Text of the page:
For many in the Deaf and hard of hearing community, working with interpreters is a significant part of their reality—in medical, legal, professional, educational and even entertainment settings. So imagine the relief they feel when their interpreter communicates with the same signs, expressions and understandings that they use with their Deaf friends and family. And imagine all that could go wrong if a less qualified interpreter was relied upon for say, a critical medical or legal situation.
Generally, the interpreters who are understood most clearly by Deaf people are interpreters who themselves are Deaf. Those who meet the rigorous standards of the Registry of Interpreters for the Deaf (RID) become Certified Deaf Interpreters, or CDIs, and in the world of American Sign Language (ASL) interpreters, they possess a particularly valuable skillset. (Indeed, the same can be said for many working deaf interpreters who are on the path to becoming certified.)
None of this is meant to diminish certified hearing interpreters, many of whom are deeply immersed in Deaf culture and perform admirably. More likely than not, though, they will be among the first to recognize when a particular situation is best served by a CDI—and proactively recommend engaging one.
What the CDI brings, in addition to excellent general communication skills and training as an interpreter, is extensive knowledge and understanding of deafness, the Deaf community and Deaf culture. A CDI is a language specialist who is able to navigate and mediate the inherent differences between the hearing and Deaf communities, while enhancing the accuracy, meaning, and effectiveness of the interpretation. In turn, the Deaf consumer recognizes that they’re not the only Deaf person in the room—that the CDI lives a similar life and can appreciate their perspective. These factors help establish trust and give the CDI a solid connection to the Deaf consumer.
Recommending a CDI isn’t always easy, however, because in most cases, the CDI needs to work in tandem with a hearing interpreter, adding to the cost. Still, the benefits CDIs deliver aren’t easily dismissed. With CDIs, all parties are more likely to reach optimal understanding, including clarification of any linguistic or cultural content. Time and resources are applied efficiently. A clear conclusion and agreement is more likely to be achieved.
Costs savings can be a factor as well, particularly in medical and legal situations, by limiting the potential for added costs down the road if poor communications adversely affect decision-making.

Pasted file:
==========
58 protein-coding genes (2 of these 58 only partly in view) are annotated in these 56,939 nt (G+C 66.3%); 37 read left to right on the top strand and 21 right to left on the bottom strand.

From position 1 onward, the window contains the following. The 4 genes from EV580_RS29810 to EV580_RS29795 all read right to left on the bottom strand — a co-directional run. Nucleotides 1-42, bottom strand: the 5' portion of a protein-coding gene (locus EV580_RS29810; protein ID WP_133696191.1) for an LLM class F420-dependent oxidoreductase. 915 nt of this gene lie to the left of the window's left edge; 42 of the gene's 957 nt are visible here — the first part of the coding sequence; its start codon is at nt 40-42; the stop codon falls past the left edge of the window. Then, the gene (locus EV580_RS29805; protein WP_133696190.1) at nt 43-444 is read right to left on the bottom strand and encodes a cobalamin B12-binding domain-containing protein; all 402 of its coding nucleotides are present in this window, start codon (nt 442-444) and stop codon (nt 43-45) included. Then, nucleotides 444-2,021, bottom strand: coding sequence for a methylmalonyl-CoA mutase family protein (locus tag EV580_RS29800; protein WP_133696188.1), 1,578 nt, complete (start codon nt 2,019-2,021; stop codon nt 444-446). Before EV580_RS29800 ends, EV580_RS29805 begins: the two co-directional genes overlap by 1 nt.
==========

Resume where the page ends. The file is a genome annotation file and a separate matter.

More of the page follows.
When they work together, the CDI and the hearing interpreter provide a two-person communications chain between a Deaf person and a hearing person. At a doctor’s appointment, for example, the Deaf patient signs to the CDI, who then signs to the hearing interpreter, who speaks to the doctor. The chain is reversed when the doctor speaks. It looks like a message relay, but it’s more than that. Each interpreter processes the message linguistically and culturally, then passes it along in the ways that are most appropriate to the respective consumers.
The two interpreters also support one another, serving as a second set of eyes or ears to monitor accuracy and, in particularly challenging cases, conferring to arrive at the best possible interpretation. By taking turns, they also reduce mental fatigue, which can lead to errors. Indeed, some states require at least two interpreters team up to work certain legal proceedings for these very reasons.
CDIs bring optimal interpreting skills to any situation, but they are especially valuable when:
Challenges remain. We don’t have enough CDIs to meet demand today, and until this year, the RID had a multi-year moratorium on certifying Deaf interpreters while they revised the requirements. With the new certification process in place, we expect more Deaf people to be entering the field.
And while CDI acceptance has been growing steadily over the last two decades, we still encounter objections, so efforts to educate interpreter decision-makers must continue. To that end, the best arguments in the CDI’s favor are the examples of the CDIs themselves, who every day bring the highest level of ASL interpreting to tasks large and small throughout the nation.
Michael Rizzolo graduated from RIT with a bachelor’s degree in social work in 1978 and his master’s degree in human services administration in 1986. It was during his undergraduate study that he became an interpreter. While at RIT, he was trained and employed by the National Technical Institute for the Deaf (NTID), one of RIT’s nine colleges and he began his lifelong commitment to excellence in communication access for the Deaf and Hard of Hearing communities.
Michael recognized the need for an interpreter referral agency that valued consumers and interpreters alike and founded Interpretek in 1993. The company quickly earned a sound reputation nationwide for outstanding quality and high ethical standards. In 2019 Michael received NTID/RIT’s Distinguished Alumni Award for outstanding service to the community.
Contributing to the interpreting profession and supporting the Deaf community are important to Michael as demonstrated by Interpretek’s continuing education curriculum offered to interpreters and by establishing an Endowed Scholarship at NTID/RIT for students pursuing a degree in interpreting.
Michael and his wife Kate, also an interpreter, live in the Rochester area and have three adult sons. Michael is active in a variety of community organizations and best of all, enjoys spending time with his grandchildren.